Abstract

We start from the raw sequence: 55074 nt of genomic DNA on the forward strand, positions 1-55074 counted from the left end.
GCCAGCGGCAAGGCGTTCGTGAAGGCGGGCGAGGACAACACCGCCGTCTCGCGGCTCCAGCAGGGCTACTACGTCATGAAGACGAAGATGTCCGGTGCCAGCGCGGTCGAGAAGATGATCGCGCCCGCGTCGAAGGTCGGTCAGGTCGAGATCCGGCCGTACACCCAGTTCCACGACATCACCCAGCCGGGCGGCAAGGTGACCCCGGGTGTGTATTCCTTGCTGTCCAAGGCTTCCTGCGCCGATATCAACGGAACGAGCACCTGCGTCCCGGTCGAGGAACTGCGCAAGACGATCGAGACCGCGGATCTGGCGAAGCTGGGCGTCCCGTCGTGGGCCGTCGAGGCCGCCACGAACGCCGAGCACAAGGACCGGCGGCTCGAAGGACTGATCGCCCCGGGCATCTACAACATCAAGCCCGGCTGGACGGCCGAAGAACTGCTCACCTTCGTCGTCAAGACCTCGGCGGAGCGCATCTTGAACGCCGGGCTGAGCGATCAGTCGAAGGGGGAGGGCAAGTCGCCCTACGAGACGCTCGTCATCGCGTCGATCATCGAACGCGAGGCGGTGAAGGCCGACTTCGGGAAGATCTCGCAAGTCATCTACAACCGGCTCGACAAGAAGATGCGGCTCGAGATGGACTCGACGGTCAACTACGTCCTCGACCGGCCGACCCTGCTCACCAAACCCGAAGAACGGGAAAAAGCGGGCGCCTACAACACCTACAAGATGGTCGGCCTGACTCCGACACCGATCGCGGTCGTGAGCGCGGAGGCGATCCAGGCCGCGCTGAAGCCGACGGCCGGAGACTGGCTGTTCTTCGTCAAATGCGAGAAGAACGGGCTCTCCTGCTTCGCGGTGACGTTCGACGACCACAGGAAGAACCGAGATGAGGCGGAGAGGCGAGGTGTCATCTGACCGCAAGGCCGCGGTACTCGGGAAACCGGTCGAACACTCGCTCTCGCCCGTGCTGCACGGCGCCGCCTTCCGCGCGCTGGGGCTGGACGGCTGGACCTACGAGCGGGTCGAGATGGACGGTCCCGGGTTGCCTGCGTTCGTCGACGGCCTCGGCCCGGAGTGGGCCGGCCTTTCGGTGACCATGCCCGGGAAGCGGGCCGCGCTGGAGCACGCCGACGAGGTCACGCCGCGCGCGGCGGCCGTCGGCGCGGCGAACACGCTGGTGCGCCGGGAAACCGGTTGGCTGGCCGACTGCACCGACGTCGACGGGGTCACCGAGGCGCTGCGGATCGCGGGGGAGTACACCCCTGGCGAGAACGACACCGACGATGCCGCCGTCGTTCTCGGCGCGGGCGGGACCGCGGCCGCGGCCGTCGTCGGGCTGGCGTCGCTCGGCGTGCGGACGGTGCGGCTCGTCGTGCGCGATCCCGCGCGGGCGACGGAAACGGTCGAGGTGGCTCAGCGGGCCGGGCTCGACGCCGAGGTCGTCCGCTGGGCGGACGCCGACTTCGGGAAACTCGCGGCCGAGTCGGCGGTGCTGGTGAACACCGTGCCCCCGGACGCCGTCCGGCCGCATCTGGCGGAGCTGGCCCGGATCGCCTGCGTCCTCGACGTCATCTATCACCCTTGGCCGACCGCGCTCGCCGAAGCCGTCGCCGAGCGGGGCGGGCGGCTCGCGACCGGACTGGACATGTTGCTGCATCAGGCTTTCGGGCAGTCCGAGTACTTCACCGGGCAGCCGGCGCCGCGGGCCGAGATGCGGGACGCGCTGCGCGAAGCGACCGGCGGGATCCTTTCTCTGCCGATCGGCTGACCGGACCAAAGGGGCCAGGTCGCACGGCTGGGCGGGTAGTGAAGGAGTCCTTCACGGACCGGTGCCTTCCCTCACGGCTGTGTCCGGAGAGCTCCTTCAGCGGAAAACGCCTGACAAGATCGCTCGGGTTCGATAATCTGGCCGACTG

A subset of patients who have undergone coronary angioplasty develop restenosis, a vessel renarrowing characterized by excessive proliferation of smooth muscle cells (SMCs). Of 60 human restenosis lesions examined, 23 (38 percent) were found to have accumulated high amounts of the tumor suppressor protein p53, and this correlated with the presence of human cytomegalovirus (HCMV) in the lesions. SMCs grown from the lesions expressed HCMV protein IE84 and high amounts of p53. HCMV infection of cultured SMCs enhanced p53 accumulation, which correlated temporally with IE84 expression. IE84 also bound to p53 and abolished its ability to transcriptionally activate a reporter gene. Thus, HCMV, and IE84-mediated inhibition of p53 function, may contribute to the development of restenosis.